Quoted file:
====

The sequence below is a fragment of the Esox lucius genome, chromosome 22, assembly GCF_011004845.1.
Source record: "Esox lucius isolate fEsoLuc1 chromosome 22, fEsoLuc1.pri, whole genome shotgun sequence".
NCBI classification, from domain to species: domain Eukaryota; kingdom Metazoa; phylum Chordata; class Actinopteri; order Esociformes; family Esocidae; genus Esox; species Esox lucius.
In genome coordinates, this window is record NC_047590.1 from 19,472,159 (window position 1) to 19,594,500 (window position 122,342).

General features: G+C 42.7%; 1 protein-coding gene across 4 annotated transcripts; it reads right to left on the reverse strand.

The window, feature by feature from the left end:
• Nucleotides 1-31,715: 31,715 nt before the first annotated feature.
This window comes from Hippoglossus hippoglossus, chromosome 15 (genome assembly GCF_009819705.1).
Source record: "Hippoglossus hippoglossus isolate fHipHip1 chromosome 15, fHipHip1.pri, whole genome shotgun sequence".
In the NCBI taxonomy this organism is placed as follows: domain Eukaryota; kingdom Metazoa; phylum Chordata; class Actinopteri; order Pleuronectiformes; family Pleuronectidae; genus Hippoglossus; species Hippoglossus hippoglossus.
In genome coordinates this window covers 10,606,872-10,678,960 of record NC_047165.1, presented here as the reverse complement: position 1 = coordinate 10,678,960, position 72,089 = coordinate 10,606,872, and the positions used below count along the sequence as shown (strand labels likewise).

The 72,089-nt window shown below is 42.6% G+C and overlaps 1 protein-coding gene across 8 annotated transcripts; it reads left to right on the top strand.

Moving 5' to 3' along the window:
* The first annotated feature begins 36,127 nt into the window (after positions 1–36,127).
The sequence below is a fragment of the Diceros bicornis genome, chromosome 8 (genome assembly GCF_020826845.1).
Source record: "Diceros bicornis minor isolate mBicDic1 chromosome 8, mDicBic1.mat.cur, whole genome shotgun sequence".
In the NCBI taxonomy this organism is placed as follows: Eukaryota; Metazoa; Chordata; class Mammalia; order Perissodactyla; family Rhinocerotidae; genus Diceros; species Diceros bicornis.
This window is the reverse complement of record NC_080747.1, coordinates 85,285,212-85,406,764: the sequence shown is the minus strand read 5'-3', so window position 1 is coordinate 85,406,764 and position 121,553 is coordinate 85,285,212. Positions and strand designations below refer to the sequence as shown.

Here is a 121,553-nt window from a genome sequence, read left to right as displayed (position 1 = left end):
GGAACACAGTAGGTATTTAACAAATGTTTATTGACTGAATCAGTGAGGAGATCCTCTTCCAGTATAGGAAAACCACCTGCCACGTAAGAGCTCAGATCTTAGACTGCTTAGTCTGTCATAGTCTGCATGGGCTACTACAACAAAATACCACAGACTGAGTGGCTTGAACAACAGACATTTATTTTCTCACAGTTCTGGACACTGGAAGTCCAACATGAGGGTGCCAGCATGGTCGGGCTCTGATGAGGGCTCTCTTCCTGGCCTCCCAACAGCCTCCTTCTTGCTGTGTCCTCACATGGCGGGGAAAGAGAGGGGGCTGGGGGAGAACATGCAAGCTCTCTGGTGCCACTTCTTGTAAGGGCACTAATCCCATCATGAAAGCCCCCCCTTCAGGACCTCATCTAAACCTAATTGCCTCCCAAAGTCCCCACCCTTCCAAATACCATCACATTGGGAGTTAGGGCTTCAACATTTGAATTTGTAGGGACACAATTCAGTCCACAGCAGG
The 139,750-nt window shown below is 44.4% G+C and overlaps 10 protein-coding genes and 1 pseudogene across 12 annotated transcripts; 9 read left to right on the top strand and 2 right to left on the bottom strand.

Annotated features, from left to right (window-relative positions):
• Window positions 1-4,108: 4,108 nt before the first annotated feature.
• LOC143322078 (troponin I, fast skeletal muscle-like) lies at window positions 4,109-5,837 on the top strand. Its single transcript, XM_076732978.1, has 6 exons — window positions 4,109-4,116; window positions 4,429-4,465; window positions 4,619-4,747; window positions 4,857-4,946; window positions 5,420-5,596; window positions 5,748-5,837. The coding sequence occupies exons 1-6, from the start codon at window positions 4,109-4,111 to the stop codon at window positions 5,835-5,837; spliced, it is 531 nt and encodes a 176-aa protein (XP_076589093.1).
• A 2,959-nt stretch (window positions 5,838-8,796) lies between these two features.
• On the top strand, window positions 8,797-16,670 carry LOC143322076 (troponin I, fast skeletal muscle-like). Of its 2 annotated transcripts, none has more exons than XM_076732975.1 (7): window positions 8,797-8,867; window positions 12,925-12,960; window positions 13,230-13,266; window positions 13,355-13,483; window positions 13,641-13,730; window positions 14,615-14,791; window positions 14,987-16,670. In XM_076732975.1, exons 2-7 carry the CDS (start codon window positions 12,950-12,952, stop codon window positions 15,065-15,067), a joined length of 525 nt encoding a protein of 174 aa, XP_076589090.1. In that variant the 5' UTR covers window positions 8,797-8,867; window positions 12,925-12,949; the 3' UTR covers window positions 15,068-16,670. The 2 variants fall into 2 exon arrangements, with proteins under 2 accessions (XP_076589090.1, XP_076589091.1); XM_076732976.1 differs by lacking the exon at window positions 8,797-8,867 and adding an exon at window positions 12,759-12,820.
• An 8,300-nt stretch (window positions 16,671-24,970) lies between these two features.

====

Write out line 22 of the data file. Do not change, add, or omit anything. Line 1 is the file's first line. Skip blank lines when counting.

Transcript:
Annotated features, from left to right (window-relative positions):